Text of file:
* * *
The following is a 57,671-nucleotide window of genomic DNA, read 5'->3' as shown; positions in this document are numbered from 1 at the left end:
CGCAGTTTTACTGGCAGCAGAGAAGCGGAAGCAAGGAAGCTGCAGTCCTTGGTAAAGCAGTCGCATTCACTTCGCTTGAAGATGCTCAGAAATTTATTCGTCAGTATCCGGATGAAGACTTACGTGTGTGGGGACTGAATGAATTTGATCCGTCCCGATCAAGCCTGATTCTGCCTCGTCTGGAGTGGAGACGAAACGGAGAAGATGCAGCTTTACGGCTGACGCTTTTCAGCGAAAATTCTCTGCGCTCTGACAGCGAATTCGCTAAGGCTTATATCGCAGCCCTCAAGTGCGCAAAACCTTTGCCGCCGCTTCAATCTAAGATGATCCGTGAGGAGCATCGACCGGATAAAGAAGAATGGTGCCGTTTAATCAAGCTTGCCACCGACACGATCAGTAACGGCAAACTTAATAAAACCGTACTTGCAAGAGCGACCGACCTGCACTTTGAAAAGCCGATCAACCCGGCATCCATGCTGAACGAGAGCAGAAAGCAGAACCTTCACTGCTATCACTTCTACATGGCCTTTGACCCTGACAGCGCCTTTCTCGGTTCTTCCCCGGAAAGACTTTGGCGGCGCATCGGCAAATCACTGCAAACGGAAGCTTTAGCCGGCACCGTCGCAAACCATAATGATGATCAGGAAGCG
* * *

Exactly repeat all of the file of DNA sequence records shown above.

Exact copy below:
The following is a 57,671-nucleotide window of genomic DNA, read 5'->3' as shown; positions in this document are numbered from 1 at the left end:
CGCAGTTTTACTGGCAGCAGAGAAGCGGAAGCAAGGAAGCTGCAGTCCTTGGTAAAGCAGTCGCATTCACTTCGCTTGAAGATGCTCAGAAATTTATTCGTCAGTATCCGGATGAAGACTTACGTGTGTGGGGACTGAATGAATTTGATCCGTCCCGATCAAGCCTGATTCTGCCTCGTCTGGAGTGGAGACGAAACGGAGAAGATGCAGCTTTACGGCTGACGCTTTTCAGCGAAAATTCTCTGCGCTCTGACAGCGAATTCGCTAAGGCTTATATCGCAGCCCTCAAGTGCGCAAAACCTTTGCCGCCGCTTCAATCTAAGATGATCCGTGAGGAGCATCGACCGGATAAAGAAGAATGGTGCCGTTTAATCAAGCTTGCCACCGACACGATCAGTAACGGCAAACTTAATAAAACCGTACTTGCAAGAGCGACCGACCTGCACTTTGAAAAGCCGATCAACCCGGCATCCATGCTGAACGAGAGCAGAAAGCAGAACCTTCACTGCTATCACTTCTACATGGCCTTTGACCCTGACAGCGCCTTTCTCGGTTCTTCCCCGGAAAGACTTTGGCGGCGCATCGGCAAATCACTGCAAACGGAAGCTTTAGCCGGCACCGTCGCAAACCATAATGATGATCAGGAAGCG